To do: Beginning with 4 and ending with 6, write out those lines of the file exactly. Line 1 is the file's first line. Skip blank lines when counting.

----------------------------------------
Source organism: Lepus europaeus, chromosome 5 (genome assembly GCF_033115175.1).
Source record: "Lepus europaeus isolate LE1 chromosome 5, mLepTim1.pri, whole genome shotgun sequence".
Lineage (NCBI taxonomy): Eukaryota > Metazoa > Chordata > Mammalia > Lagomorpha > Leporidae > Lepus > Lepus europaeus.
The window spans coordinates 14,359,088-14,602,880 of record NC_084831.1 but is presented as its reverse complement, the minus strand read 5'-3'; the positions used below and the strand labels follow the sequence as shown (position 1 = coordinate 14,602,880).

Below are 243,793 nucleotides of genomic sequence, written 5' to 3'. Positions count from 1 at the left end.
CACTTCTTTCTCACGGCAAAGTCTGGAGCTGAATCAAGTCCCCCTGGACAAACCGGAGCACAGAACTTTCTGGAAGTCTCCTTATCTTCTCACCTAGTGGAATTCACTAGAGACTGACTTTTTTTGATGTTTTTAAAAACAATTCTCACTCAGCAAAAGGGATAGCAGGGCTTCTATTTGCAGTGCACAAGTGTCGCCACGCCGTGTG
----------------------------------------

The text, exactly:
The window spans coordinates 14,359,088-14,602,880 of record NC_084831.1 but is presented as its reverse complement, the minus strand read 5'-3'; the positions used below and the strand labels follow the sequence as shown (position 1 = coordinate 14,602,880).

Below are 243,793 nucleotides of genomic sequence, written 5' to 3'. Positions count from 1 at the left end.
CACTTCTTTCTCACGGCAAAGTCTGGAGCTGAATCAAGTCCCCCTGGACAAACCGGAGCACAGAACTTTCTGGAAGTCTCCTTATCTTCTCACCTAGTGGAATTCACTAGAGACTGACTTTTTTTGATGTTTTTAAAAACAATTCTCACTCAGCAAAAGGGATAGCAGGGCTTCTATTTGCAGTGCACAAGTGTCGCCACGCCGTGTG